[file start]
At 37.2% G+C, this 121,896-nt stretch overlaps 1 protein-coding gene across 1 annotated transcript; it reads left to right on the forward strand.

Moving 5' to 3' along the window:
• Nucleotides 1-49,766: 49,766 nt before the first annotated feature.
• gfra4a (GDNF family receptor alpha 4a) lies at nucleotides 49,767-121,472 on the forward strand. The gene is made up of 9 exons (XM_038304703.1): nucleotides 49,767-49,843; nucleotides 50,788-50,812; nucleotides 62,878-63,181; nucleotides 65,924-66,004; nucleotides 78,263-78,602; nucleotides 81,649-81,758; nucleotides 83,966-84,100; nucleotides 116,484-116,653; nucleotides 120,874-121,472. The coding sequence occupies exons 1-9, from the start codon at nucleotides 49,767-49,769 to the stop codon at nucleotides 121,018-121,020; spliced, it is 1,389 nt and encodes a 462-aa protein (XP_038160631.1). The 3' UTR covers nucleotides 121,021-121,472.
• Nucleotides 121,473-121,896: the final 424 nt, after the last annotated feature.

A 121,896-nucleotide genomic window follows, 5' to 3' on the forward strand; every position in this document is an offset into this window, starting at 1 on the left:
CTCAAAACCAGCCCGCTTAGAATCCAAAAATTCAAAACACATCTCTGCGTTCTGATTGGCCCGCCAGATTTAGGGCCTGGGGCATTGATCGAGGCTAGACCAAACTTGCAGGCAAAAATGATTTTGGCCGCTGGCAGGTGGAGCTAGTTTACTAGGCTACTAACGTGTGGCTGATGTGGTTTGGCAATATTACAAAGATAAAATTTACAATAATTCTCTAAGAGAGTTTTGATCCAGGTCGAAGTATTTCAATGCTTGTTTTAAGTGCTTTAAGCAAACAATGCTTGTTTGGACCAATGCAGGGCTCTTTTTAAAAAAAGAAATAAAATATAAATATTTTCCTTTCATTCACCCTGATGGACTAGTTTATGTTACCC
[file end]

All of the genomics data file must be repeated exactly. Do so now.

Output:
At 37.2% G+C, this 121,896-nt stretch overlaps 1 protein-coding gene across 1 annotated transcript; it reads left to right on the forward strand.

Moving 5' to 3' along the window:
• Nucleotides 1-49,766: 49,766 nt before the first annotated feature.
• gfra4a (GDNF family receptor alpha 4a) lies at nucleotides 49,767-121,472 on the forward strand. The gene is made up of 9 exons (XM_038304703.1): nucleotides 49,767-49,843; nucleotides 50,788-50,812; nucleotides 62,878-63,181; nucleotides 65,924-66,004; nucleotides 78,263-78,602; nucleotides 81,649-81,758; nucleotides 83,966-84,100; nucleotides 116,484-116,653; nucleotides 120,874-121,472. The coding sequence occupies exons 1-9, from the start codon at nucleotides 49,767-49,769 to the stop codon at nucleotides 121,018-121,020; spliced, it is 1,389 nt and encodes a 462-aa protein (XP_038160631.1). The 3' UTR covers nucleotides 121,021-121,472.
• Nucleotides 121,473-121,896: the final 424 nt, after the last annotated feature.

A 121,896-nucleotide genomic window follows, 5' to 3' on the forward strand; every position in this document is an offset into this window, starting at 1 on the left:
CTCAAAACCAGCCCGCTTAGAATCCAAAAATTCAAAACACATCTCTGCGTTCTGATTGGCCCGCCAGATTTAGGGCCTGGGGCATTGATCGAGGCTAGACCAAACTTGCAGGCAAAAATGATTTTGGCCGCTGGCAGGTGGAGCTAGTTTACTAGGCTACTAACGTGTGGCTGATGTGGTTTGGCAATATTACAAAGATAAAATTTACAATAATTCTCTAAGAGAGTTTTGATCCAGGTCGAAGTATTTCAATGCTTGTTTTAAGTGCTTTAAGCAAACAATGCTTGTTTGGACCAATGCAGGGCTCTTTTTAAAAAAAGAAATAAAATATAAATATTTTCCTTTCATTCACCCTGATGGACTAGTTTATGTTACCC